For individuals who currently have CalPERS long term care (LTC) insurance, below is information distributed by Executive Director Jesse Slome of American Association for Long-Term Care Insurance, regarding a scheduled rate hike in 2015.
The American Association for Long-Term Care Insurance was established as a not-for-profit trade group and focuses on educating both consumers and insurance professionals. For additional information on long term care insurance costs, visit the organization’s website at www.aaltci.org/long-term-care-insurance or call the national organization at 818-597-3227.
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CalPERS Long Term Care Insurance Rate Increases Addressed
Los Angeles; March 27, 2013 – Newspaper reports about an 85 percent hike in the cost of long term care insurance offered to California State employees tells only part of the story according to Jesse Slome, executive director of the American Association for Long-Term Care Insurance.
“Reporters today have to sensationalize every report in order to draw attention and they rarely tell the whole story because it’s just too complicated,” the head of the Los Angeles-based national trade group shared with a group of insurance professionals. “First, only a segment of those who purchased long term care insurance policies will be impacted and they are being offered options that will avoid the rate increase.”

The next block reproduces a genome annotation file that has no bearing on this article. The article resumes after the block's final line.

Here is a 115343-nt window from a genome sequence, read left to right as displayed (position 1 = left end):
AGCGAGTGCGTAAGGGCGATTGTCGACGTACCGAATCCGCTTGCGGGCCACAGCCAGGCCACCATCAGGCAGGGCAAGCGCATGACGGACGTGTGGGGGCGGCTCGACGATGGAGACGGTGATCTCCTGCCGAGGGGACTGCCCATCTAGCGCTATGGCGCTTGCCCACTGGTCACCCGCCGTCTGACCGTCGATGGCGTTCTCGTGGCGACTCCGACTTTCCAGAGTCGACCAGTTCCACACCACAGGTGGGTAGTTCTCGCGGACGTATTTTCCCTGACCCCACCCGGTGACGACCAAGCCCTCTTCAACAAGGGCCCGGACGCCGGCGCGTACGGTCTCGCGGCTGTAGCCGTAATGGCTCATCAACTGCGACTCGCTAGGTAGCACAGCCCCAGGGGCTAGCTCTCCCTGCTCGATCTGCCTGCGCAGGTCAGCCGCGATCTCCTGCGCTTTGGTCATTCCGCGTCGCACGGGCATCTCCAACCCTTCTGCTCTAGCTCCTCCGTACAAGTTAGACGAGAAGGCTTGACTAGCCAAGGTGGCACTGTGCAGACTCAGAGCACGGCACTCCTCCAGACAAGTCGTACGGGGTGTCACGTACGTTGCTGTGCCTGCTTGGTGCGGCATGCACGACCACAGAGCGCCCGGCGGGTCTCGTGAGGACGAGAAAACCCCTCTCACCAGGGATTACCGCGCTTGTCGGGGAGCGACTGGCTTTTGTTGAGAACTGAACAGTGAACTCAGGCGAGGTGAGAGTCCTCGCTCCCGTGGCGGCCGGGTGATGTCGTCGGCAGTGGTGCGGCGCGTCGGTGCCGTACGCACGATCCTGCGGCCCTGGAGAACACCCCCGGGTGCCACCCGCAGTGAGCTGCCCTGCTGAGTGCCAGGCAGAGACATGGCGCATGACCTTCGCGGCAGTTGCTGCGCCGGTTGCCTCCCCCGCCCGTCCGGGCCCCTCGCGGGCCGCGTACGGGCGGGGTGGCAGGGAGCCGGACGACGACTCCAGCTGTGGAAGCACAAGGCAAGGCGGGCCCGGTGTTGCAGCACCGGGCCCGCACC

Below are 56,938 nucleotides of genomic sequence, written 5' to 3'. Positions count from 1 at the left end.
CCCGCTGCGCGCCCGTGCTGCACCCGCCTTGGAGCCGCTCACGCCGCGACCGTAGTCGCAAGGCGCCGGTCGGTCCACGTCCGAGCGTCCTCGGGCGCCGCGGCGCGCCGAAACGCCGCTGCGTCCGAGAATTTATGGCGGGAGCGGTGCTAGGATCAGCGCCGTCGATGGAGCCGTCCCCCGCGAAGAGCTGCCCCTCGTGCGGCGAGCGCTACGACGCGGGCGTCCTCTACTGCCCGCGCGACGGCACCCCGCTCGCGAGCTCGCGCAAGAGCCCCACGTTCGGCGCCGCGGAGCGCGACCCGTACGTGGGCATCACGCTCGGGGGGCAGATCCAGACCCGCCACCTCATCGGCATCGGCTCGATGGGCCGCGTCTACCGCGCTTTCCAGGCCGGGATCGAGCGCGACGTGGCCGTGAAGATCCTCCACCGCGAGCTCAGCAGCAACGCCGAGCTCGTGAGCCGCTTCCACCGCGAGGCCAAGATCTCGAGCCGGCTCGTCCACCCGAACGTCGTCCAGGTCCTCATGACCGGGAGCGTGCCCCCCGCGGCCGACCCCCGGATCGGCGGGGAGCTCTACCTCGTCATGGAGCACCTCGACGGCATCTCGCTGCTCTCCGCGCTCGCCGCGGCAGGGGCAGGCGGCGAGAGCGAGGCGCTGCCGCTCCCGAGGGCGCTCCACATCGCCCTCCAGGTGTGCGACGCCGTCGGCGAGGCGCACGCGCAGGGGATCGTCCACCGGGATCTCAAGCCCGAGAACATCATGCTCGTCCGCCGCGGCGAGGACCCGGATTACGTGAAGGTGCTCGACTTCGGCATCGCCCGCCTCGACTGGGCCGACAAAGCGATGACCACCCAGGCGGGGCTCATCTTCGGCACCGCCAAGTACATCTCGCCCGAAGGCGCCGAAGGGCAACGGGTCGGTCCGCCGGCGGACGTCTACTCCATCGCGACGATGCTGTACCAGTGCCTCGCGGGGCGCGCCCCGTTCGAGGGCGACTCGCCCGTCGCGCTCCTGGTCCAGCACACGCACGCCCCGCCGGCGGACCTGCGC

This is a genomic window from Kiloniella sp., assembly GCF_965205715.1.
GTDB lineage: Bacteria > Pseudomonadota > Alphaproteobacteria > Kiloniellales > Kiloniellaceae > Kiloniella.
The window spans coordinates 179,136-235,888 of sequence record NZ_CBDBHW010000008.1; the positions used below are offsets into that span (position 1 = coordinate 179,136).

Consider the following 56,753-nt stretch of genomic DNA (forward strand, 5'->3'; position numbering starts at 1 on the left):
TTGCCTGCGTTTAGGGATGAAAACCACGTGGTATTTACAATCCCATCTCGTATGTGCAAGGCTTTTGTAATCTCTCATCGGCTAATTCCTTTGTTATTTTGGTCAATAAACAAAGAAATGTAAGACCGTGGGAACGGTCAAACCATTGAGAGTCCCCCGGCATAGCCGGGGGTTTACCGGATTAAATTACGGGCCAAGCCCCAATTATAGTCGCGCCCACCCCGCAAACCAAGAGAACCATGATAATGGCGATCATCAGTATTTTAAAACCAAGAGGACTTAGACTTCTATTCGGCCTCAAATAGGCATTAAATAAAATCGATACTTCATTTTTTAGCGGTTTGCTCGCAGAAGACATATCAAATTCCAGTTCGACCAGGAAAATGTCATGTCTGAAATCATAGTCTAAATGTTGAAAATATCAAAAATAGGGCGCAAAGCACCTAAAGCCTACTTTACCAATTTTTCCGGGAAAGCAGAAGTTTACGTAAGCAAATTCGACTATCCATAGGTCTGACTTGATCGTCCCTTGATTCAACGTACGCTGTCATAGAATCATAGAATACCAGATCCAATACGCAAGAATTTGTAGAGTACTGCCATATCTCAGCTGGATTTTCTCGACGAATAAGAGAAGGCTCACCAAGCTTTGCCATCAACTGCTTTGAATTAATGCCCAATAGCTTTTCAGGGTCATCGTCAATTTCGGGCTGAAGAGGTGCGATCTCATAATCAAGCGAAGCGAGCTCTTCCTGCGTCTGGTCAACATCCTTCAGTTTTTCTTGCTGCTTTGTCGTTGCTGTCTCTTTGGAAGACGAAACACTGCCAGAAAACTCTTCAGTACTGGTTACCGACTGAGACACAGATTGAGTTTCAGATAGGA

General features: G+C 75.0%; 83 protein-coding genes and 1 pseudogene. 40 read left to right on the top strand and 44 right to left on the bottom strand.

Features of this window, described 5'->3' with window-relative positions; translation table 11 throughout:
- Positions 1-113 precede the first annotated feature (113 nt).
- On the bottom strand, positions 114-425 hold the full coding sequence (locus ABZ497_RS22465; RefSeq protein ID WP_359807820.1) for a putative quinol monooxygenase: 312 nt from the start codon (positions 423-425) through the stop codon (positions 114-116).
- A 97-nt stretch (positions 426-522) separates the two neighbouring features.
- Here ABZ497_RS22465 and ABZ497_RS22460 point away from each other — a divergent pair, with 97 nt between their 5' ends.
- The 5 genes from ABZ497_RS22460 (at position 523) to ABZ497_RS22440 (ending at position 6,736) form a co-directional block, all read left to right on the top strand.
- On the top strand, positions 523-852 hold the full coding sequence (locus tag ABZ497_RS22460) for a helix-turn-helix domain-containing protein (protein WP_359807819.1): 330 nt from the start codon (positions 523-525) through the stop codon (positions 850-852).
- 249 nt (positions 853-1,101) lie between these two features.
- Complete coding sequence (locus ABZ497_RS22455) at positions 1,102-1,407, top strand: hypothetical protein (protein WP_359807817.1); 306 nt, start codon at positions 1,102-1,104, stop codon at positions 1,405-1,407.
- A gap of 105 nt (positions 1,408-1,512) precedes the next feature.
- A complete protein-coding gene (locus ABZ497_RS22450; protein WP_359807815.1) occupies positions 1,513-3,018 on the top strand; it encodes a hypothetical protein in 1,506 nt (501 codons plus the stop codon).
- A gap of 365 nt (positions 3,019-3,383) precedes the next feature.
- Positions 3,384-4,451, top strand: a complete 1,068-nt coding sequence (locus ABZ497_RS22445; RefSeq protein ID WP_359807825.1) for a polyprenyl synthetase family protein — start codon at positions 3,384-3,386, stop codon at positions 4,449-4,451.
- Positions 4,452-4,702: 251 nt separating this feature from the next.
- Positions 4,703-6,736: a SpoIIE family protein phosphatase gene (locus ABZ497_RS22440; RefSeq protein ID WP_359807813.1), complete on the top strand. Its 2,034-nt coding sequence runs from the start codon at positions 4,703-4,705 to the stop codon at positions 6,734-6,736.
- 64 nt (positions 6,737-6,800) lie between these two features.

Slome noted that letters mailed to CalPERS policyholders offer seven options. “The letters clearly explain that options include accepting the premium increase and keeping current coverage to reducing options such as the built-in inflation protection and even reducing the premium paid,” Slome notes. “Isn’t it funny how that never gets mentioned in the news coverage.”
“No one likes paying more,” Slome adds. “But in many cases these polices were purchased 15 years ago and the economic world has certainly changed over the past few years; not to mention that many of these folks are beneficiaries of increasing State-provided pensions.” Long-term care insurance policies offering five percent compounded growth options have been the ones most impacted by rate increases.
“Banks once paid four and five percent for certificates of deposit,” Slome explains. “Today, you are lucky if you get one percent and the low interest rates are the reason insurers and others such as CalPERS can not longer support five percent yearly benefit increases without charging higher premiums.”
The Association executive explained that current CalPERS policyholders will very likely still be paying less money for their coverage than they would for new coverage. “We field calls from consumers outraged but when they hear what comparable coverage costs today, they realize the value in what they have.” Slome notes that very few policyholders will drop their coverage. “That’s what the news reports would lead you to believe but it doesn’t work that way and we challenge any reporter to follow-up after the 2015 rate increase to report what actually took place. I’m not holding my breath,” he concluded.
Editor’s note: Sue Hofmann is an agent and Long Term Care Professional (LTCP) at The Jemez Agency, http://www.thejemezagency.com/, 2610 Trinity Dr. in Los Alamos and can be reached at email@example.com, 505-662-5181.